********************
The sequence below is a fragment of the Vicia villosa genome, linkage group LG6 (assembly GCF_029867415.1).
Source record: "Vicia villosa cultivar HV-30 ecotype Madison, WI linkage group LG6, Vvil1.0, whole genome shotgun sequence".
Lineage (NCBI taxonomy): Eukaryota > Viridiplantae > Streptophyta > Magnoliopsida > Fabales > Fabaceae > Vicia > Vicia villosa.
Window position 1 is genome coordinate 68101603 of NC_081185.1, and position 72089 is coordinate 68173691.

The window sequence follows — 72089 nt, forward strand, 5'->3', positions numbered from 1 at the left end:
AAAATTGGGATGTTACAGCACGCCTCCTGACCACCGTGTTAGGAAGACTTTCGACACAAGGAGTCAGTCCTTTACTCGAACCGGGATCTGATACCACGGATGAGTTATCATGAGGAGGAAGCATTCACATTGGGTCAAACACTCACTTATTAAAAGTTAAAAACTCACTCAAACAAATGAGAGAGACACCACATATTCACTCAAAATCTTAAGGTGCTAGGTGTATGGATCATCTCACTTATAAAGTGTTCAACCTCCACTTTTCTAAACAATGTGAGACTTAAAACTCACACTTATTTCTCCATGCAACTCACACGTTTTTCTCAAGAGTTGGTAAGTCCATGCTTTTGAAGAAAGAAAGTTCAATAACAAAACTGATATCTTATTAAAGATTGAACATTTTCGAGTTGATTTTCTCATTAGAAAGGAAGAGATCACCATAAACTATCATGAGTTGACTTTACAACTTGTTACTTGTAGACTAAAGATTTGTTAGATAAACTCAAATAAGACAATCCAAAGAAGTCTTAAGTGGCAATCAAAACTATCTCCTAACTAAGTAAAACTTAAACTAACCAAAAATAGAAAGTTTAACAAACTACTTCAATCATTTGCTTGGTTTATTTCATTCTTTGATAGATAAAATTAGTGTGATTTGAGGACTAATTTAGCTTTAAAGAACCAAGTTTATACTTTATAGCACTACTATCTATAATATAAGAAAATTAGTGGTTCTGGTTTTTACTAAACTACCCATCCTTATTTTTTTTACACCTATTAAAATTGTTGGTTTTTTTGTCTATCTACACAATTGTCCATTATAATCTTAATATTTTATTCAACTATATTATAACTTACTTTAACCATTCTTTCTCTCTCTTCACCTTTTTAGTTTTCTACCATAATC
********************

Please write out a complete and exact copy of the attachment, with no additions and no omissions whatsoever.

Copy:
The sequence below is a fragment of the Vicia villosa genome, linkage group LG6 (assembly GCF_029867415.1).
Source record: "Vicia villosa cultivar HV-30 ecotype Madison, WI linkage group LG6, Vvil1.0, whole genome shotgun sequence".
Lineage (NCBI taxonomy): Eukaryota > Viridiplantae > Streptophyta > Magnoliopsida > Fabales > Fabaceae > Vicia > Vicia villosa.
Window position 1 is genome coordinate 68101603 of NC_081185.1, and position 72089 is coordinate 68173691.

The window sequence follows — 72089 nt, forward strand, 5'->3', positions numbered from 1 at the left end:
AAAATTGGGATGTTACAGCACGCCTCCTGACCACCGTGTTAGGAAGACTTTCGACACAAGGAGTCAGTCCTTTACTCGAACCGGGATCTGATACCACGGATGAGTTATCATGAGGAGGAAGCATTCACATTGGGTCAAACACTCACTTATTAAAAGTTAAAAACTCACTCAAACAAATGAGAGAGACACCACATATTCACTCAAAATCTTAAGGTGCTAGGTGTATGGATCATCTCACTTATAAAGTGTTCAACCTCCACTTTTCTAAACAATGTGAGACTTAAAACTCACACTTATTTCTCCATGCAACTCACACGTTTTTCTCAAGAGTTGGTAAGTCCATGCTTTTGAAGAAAGAAAGTTCAATAACAAAACTGATATCTTATTAAAGATTGAACATTTTCGAGTTGATTTTCTCATTAGAAAGGAAGAGATCACCATAAACTATCATGAGTTGACTTTACAACTTGTTACTTGTAGACTAAAGATTTGTTAGATAAACTCAAATAAGACAATCCAAAGAAGTCTTAAGTGGCAATCAAAACTATCTCCTAACTAAGTAAAACTTAAACTAACCAAAAATAGAAAGTTTAACAAACTACTTCAATCATTTGCTTGGTTTATTTCATTCTTTGATAGATAAAATTAGTGTGATTTGAGGACTAATTTAGCTTTAAAGAACCAAGTTTATACTTTATAGCACTACTATCTATAATATAAGAAAATTAGTGGTTCTGGTTTTTACTAAACTACCCATCCTTATTTTTTTTACACCTATTAAAATTGTTGGTTTTTTTGTCTATCTACACAATTGTCCATTATAATCTTAATATTTTATTCAACTATATTATAACTTACTTTAACCATTCTTTCTCTCTCTTCACCTTTTTAGTTTTCTACCATAATC